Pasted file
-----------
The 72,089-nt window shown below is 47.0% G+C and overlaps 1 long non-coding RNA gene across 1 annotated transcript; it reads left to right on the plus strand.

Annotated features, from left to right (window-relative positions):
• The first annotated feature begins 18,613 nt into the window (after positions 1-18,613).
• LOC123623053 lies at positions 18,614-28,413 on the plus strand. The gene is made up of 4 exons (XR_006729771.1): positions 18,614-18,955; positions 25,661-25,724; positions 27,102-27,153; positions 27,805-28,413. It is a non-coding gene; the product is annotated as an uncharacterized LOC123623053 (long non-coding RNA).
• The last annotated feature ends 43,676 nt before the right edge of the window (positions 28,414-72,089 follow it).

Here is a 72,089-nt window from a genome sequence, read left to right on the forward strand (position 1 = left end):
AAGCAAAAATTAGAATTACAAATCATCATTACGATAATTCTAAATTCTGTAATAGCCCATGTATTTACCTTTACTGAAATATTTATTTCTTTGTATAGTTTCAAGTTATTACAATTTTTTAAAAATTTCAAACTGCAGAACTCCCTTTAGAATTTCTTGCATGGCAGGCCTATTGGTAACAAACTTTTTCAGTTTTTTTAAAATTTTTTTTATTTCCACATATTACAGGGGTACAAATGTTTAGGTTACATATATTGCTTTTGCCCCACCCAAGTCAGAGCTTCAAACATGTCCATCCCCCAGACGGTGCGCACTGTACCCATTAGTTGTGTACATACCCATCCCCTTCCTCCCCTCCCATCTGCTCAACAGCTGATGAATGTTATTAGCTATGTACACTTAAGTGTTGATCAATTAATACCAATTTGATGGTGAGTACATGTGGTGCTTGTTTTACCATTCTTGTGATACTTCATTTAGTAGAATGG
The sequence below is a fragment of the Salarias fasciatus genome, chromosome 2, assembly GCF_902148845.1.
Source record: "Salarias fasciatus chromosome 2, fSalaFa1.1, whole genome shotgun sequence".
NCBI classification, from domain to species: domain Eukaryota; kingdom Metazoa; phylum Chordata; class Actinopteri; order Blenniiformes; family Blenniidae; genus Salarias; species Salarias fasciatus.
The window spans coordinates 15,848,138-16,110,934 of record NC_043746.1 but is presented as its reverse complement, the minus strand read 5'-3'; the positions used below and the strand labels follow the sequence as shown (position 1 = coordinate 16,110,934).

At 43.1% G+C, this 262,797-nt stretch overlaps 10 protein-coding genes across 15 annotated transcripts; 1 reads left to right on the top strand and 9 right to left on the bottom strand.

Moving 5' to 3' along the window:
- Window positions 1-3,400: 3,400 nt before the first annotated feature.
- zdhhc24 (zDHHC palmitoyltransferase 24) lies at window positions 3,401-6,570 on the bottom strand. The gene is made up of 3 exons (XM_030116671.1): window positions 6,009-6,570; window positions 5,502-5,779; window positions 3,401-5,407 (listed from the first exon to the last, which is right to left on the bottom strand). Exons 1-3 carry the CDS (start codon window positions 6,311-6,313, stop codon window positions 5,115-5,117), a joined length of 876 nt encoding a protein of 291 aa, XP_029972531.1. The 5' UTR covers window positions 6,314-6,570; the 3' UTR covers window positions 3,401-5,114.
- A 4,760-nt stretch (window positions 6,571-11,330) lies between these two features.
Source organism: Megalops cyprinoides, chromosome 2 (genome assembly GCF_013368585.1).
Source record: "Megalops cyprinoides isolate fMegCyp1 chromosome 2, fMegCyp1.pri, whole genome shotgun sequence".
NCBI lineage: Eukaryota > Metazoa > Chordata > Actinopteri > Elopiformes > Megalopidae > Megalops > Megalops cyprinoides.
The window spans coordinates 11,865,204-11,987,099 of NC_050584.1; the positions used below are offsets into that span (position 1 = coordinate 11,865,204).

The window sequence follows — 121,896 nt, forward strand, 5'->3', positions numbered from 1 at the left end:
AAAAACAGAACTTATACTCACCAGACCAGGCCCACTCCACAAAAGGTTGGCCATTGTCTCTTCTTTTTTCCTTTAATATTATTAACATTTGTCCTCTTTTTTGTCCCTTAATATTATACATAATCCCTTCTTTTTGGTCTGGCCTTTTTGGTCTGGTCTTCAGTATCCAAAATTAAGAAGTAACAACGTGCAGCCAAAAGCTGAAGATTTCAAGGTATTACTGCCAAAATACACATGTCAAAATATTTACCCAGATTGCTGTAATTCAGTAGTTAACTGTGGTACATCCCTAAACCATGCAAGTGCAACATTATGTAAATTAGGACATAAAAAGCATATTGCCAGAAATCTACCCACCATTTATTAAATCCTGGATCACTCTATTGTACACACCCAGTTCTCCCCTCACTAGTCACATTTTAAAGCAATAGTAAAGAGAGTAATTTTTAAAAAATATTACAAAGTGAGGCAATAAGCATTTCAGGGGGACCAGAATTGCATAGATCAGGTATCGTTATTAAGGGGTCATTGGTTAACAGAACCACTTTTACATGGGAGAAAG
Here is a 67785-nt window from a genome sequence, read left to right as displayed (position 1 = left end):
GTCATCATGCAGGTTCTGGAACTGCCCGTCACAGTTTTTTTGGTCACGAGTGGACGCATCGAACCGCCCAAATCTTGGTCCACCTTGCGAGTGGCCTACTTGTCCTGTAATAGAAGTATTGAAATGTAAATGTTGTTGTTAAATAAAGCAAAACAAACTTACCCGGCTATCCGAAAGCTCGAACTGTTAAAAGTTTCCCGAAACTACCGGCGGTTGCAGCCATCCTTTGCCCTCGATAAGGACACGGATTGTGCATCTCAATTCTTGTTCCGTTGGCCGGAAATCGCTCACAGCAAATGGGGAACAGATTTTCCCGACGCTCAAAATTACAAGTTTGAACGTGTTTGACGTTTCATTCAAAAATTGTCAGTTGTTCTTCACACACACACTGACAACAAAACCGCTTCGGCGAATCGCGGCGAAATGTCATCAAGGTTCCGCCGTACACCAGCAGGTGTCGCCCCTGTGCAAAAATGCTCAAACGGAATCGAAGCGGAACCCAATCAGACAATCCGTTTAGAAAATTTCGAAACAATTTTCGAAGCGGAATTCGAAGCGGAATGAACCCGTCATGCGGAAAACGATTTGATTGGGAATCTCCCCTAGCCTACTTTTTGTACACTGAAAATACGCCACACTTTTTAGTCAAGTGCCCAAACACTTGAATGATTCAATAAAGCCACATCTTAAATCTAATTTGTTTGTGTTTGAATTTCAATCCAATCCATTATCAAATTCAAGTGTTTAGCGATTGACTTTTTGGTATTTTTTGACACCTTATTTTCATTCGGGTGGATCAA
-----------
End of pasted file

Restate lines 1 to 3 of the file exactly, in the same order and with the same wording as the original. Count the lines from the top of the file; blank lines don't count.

The 72,089-nt window shown below is 47.0% G+C and overlaps 1 long non-coding RNA gene across 1 annotated transcript; it reads left to right on the plus strand.

Annotated features, from left to right (window-relative positions):
• The first annotated feature begins 18,613 nt into the window (after positions 1-18,613).